Daniel Barenboim’s Beethoven for All: the Symphonies

Decca has released the first in a series of collections of Beethoven’s major works by Daniel Barenboim. With three groups of works planned between now and the end of the year – the symphonies, the 32 piano sonatas, and the 5 piano concertos – this is a major project to provide new recordings of the heart of Beethoven’s output. (Though I would argue that the string quartets are just as important.) Barenboim records the symphonies and piano concertos with the West-Eastern Divan Orchestra, a youth orchestra that Barenboim created 13 years ago, consisting of musicians from various countries of the Middle East.

Available on Amazon.com for $28 on CD, but only $10 by download, the symphonies have been released this week. (The piano concertos will be released in August, with Barenboim leading the Staatskapelle Berlin from the keyboard, and the piano sonatas in October.) Interestingly, the download price point matches that of the recent set of HJ Lim’s Beethoven piano sonatas, though the CD price of that set is a more “normal” price, currently $96 for 8 CDs. With the Barenboim set, Decca seems to be targeting two demographics: classical music fans who might just buy “one more” set of Beethoven symphonies at a low price on CD, and non-classical listeners who might see this new set of symphonies for only $10 by download, and want to “try out” some classical music. (It’s worth noting that the set is $13 on the iTunes Store.)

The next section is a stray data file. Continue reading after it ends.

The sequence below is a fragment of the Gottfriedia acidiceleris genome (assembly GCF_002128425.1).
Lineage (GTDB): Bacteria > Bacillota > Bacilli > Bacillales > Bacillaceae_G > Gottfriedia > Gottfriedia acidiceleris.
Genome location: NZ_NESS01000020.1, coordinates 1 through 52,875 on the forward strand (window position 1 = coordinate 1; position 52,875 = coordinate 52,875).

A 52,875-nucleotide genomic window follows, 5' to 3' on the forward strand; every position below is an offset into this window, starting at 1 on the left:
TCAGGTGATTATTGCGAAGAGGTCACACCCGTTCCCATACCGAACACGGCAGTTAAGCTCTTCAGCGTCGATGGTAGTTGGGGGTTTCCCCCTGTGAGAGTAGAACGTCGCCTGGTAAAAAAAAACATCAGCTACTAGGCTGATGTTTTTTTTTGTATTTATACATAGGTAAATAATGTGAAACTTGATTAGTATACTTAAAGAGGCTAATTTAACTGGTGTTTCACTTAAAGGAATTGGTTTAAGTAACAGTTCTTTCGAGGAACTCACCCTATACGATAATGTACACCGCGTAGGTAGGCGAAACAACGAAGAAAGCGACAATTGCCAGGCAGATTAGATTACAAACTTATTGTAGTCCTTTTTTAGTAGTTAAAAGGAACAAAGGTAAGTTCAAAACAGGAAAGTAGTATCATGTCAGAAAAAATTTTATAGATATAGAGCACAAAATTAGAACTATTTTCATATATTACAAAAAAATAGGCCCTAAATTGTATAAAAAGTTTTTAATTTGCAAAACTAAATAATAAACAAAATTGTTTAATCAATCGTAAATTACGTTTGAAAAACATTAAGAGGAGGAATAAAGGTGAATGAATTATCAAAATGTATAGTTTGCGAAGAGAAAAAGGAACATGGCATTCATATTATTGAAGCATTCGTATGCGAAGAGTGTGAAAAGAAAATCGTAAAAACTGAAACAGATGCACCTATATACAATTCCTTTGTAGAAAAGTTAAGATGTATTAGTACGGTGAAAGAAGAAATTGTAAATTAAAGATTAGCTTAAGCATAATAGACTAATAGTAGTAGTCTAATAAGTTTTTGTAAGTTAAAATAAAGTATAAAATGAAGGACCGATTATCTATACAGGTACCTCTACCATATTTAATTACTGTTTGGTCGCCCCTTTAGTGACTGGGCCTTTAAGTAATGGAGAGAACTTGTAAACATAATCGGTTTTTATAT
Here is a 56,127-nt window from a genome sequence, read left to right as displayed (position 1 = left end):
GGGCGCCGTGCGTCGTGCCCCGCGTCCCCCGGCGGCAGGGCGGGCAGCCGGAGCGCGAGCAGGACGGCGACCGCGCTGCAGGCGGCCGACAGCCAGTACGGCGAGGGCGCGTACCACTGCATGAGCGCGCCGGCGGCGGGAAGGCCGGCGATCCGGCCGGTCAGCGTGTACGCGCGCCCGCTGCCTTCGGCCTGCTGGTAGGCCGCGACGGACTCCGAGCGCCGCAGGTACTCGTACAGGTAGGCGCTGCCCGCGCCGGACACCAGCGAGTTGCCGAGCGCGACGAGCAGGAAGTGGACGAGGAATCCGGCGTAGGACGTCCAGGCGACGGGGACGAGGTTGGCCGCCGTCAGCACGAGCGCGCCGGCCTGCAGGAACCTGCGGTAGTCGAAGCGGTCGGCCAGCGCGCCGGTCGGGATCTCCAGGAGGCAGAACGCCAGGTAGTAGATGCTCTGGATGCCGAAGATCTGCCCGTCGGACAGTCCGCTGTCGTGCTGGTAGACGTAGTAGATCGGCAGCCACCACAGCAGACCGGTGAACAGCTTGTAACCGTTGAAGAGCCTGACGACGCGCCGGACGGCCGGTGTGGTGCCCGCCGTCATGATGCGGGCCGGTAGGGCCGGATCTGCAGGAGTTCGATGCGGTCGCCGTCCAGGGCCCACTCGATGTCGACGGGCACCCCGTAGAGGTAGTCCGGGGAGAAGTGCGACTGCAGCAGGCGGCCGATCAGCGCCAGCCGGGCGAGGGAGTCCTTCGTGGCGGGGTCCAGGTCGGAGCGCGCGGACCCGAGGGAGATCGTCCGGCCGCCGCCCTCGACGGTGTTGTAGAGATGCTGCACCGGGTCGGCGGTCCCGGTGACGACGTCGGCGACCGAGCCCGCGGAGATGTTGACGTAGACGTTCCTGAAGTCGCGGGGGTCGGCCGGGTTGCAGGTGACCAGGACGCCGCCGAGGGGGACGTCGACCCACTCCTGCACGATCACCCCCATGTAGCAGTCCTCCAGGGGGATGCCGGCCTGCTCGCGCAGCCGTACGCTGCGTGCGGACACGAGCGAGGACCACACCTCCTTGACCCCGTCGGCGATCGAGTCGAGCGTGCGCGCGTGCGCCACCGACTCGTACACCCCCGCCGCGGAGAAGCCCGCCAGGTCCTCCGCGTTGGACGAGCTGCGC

I very much like Barenboim’s Beethoven, at least the piano sonatas; for those works, Barenboim is one of my favorite artists, and his DVD set recorded in 2005 (see the previous link) is a delight to watch and listen to. I’m less a fan of Beethoven’s symphonies, and I’m not really interested in this symphony set, though a cursory listen of the 90-second samples on the iTunes Store suggests that it is solid and well recorded.

To learn more about this set, you can check out a free 56-minute documentary available from the iTunes Store.